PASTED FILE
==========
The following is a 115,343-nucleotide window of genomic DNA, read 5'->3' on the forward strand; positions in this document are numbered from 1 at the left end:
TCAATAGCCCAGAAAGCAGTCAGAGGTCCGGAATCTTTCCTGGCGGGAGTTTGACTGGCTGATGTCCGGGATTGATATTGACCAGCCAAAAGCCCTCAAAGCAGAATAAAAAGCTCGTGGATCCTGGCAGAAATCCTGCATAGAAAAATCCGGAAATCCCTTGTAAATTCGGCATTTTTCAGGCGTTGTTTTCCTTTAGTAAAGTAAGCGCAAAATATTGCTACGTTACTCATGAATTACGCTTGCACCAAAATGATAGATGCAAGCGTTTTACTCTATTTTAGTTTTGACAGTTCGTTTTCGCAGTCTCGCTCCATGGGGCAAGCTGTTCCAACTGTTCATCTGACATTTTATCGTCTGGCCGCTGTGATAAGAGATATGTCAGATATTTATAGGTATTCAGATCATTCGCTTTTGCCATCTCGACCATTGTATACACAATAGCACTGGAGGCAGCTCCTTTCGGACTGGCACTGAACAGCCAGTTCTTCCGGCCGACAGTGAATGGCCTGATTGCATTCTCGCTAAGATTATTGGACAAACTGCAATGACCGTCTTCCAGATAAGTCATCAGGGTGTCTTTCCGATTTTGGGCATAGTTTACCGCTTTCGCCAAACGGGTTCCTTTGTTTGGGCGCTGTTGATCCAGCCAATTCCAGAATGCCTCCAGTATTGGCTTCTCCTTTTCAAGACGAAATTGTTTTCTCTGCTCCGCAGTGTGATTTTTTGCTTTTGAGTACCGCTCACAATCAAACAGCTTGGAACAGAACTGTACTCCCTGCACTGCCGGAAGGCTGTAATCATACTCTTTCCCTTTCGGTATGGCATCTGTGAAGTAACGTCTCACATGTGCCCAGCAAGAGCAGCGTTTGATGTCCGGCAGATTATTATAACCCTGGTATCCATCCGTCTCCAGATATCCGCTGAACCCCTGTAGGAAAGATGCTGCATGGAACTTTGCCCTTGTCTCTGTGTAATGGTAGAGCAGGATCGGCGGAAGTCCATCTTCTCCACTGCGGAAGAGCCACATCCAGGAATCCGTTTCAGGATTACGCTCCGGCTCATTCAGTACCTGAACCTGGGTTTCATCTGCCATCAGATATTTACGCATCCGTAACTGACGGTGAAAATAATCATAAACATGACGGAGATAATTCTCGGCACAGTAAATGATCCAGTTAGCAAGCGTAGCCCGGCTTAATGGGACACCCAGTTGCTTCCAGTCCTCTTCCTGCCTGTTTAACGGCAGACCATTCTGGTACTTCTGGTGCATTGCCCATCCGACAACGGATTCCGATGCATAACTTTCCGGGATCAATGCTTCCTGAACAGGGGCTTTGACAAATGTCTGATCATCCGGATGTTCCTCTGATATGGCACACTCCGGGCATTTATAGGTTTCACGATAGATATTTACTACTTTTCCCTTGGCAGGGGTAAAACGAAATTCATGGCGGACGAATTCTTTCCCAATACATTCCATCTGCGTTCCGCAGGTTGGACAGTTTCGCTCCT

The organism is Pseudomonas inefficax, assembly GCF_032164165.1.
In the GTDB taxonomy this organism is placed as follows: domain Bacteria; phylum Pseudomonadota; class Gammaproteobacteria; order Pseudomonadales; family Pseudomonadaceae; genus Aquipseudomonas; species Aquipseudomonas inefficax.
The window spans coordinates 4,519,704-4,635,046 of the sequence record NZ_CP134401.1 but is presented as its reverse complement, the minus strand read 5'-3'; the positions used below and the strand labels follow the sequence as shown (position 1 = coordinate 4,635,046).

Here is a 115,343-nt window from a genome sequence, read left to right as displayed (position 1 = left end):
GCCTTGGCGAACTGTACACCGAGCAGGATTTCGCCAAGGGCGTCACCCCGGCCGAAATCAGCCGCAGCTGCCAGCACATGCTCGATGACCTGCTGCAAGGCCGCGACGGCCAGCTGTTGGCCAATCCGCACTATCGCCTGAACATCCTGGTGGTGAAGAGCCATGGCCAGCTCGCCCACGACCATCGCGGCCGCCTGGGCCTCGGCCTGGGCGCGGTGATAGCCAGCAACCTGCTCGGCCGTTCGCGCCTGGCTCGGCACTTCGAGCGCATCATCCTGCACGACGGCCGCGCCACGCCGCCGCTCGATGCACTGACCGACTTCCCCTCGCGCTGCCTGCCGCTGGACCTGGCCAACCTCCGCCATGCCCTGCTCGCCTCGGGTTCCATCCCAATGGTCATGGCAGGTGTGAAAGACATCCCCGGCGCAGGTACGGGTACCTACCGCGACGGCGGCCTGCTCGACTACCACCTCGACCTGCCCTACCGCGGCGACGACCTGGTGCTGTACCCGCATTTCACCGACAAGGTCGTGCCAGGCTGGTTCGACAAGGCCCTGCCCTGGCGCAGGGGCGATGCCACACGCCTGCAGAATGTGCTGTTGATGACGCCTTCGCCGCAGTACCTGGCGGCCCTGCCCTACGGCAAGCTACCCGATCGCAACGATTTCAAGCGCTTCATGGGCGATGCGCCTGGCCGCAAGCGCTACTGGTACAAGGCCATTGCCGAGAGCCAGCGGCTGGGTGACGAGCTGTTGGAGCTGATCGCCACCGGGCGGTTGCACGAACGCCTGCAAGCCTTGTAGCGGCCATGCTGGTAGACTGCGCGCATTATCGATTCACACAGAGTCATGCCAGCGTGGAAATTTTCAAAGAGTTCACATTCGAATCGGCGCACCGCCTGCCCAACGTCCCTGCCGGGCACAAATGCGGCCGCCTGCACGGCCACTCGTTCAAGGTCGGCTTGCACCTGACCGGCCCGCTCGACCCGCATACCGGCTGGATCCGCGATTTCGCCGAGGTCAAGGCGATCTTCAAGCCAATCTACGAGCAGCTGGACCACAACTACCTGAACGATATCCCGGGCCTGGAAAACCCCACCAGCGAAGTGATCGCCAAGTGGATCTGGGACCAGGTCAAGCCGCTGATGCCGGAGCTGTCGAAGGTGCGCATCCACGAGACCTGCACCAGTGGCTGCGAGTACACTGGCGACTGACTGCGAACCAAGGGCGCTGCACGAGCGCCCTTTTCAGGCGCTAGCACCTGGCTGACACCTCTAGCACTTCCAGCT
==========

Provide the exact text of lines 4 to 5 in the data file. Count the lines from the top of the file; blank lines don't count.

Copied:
In the GTDB taxonomy this organism is placed as follows: domain Bacteria; phylum Pseudomonadota; class Gammaproteobacteria; order Pseudomonadales; family Pseudomonadaceae; genus Aquipseudomonas; species Aquipseudomonas inefficax.
The window spans coordinates 4,519,704-4,635,046 of the sequence record NZ_CP134401.1 but is presented as its reverse complement, the minus strand read 5'-3'; the positions used below and the strand labels follow the sequence as shown (position 1 = coordinate 4,635,046).